Assume two devices (A and B) with self-signed TLS certificates (this part can't change). We want these devices to trust each other.

One way to do this is to simply copy A's cert over to B's allowed cert list and vice versa, but this is a little cumbersome usability-wise.

Instead, what about this scheme:

  1. Device A generates a key K that it remembers for a short period of time
  2. The user copies K and enters it in, along with device A's hostname, on device B
  3. Device B makes a TLS connection to device A and includes its client cert
  4. Device B sends message m1 = HMAC(K, "request" + its client cert + observed server cert)
  5. Device A checks that m1 looks like what it expects, if not, it closes the connection
  6. Device A responds with m2 = HMAC(K, "response" + observed client cert + its server cert) and adds device B's cert to its trusted list
  7. Device B checks that m2 looks correct, and if so, adds device A's cert to its trusted list.

Is this secure, and if so, how short can K be?

  • $\begingroup$ What particular attacks do you want it to be secure from? Also, is there a reason you can't simply transmit the certificate blindly and securely exchange the fingerprint, trusting the cert if the fingerprint matches? $\endgroup$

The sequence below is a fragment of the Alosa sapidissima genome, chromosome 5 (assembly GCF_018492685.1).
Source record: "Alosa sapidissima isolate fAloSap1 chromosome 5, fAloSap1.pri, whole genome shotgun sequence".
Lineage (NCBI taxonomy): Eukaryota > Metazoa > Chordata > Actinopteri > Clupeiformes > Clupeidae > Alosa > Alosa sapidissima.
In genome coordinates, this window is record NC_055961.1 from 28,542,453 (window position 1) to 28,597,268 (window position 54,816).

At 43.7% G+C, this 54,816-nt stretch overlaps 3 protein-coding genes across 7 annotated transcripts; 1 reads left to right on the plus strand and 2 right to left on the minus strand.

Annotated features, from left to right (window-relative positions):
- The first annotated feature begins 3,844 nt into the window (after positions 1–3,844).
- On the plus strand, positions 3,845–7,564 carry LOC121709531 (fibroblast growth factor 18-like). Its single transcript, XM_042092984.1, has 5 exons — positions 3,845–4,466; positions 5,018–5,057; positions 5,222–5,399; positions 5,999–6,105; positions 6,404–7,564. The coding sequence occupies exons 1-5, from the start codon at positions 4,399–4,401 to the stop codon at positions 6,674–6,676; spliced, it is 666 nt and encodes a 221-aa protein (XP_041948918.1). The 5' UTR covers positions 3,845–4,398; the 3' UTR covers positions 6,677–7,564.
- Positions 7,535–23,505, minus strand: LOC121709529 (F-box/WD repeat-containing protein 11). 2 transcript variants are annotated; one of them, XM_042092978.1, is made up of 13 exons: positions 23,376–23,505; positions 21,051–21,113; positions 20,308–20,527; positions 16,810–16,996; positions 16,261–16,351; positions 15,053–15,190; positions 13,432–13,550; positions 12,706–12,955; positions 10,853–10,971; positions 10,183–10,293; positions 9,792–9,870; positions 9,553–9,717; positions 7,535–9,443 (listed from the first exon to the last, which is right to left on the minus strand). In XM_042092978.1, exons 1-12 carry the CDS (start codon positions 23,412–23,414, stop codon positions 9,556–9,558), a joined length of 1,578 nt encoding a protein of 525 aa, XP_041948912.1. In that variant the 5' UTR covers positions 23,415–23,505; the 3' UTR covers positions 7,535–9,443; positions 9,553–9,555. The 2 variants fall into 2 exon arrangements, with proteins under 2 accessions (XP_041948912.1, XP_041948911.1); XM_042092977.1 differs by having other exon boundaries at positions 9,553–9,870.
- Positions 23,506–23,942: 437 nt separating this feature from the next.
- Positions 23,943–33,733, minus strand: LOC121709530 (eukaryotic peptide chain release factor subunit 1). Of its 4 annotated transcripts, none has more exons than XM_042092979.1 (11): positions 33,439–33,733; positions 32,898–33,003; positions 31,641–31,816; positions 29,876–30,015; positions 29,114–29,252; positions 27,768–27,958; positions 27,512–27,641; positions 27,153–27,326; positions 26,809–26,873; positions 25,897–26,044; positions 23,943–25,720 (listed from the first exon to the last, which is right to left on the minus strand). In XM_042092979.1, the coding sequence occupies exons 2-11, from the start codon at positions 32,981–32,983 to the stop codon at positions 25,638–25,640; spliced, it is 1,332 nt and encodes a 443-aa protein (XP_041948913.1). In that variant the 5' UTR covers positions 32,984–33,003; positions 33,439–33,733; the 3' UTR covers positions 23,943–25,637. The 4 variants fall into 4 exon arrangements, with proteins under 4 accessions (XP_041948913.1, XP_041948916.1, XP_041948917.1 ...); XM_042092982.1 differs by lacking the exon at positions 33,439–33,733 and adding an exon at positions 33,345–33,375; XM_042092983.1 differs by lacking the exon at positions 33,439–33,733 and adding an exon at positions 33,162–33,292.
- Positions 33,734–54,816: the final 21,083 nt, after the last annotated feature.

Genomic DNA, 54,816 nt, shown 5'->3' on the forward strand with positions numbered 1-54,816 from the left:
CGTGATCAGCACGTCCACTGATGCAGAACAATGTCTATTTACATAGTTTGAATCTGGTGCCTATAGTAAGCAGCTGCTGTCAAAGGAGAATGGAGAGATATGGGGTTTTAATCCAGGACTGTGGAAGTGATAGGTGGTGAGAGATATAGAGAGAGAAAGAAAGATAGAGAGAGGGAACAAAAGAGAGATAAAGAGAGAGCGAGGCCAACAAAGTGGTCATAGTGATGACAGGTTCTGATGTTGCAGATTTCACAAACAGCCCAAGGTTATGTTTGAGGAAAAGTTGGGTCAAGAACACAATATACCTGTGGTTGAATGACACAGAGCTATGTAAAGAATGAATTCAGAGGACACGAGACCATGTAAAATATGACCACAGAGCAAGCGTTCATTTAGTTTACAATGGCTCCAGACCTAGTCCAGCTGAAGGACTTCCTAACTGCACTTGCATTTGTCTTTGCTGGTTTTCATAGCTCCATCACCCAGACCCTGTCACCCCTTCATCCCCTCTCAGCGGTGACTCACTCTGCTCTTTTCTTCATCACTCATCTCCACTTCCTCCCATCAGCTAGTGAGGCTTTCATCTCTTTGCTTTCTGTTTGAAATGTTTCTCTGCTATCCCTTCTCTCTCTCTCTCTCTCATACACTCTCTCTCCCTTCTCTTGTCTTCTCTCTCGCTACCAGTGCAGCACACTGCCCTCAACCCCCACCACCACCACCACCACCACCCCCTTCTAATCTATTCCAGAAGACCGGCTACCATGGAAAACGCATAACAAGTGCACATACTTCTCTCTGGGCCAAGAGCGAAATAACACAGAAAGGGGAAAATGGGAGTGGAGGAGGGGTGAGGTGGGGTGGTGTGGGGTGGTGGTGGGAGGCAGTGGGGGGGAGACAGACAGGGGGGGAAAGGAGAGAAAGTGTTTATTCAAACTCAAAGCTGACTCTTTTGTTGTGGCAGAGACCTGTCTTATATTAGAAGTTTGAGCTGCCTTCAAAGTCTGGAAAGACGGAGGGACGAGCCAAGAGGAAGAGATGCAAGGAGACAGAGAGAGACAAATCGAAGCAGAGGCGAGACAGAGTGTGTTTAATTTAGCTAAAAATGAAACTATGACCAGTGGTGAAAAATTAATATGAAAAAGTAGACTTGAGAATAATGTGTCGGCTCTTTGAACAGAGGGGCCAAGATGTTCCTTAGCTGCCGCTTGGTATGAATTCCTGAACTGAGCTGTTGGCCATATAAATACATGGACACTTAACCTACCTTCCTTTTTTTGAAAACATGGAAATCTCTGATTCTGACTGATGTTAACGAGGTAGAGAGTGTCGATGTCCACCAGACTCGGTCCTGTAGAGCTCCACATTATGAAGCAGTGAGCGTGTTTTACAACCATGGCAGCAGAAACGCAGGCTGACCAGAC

– forest
    Sep 4 '19 at 2:21
  • $\begingroup$ I'm concerned about man-in-the-middle attacks specifically, so the point is how to securely exchange fingerprints in the first place. $\endgroup$
    – Ben
    Sep 4 '19 at 21:45
  • $\begingroup$ You can not protect against MITM attacks without any pre shared knowledge, starting just from self-signed certificates. However, most devices have pre shared knowledge in form of certificates installed into the systems (e.g. certificates from a PKI, or a "trusted" public channel). $\endgroup$
    – Fleeep
    Sep 5 '19 at 8:17

This is fine. There is one corner case I would note which is that the message from 4 can be replayed in 6. So the authenticated messages should include an indication of whether they are for step 4 or 6. As for how short K can be: as long as necessary to get the guarantee you want from HMAC.

  • $\begingroup$ Thanks, Lily. Note that in step 4, I have the string "request" and in step 6 I have the string "response" to prevent the replay you describe. $\endgroup$
    – Ben
    Jan 3 '20 at 21:40

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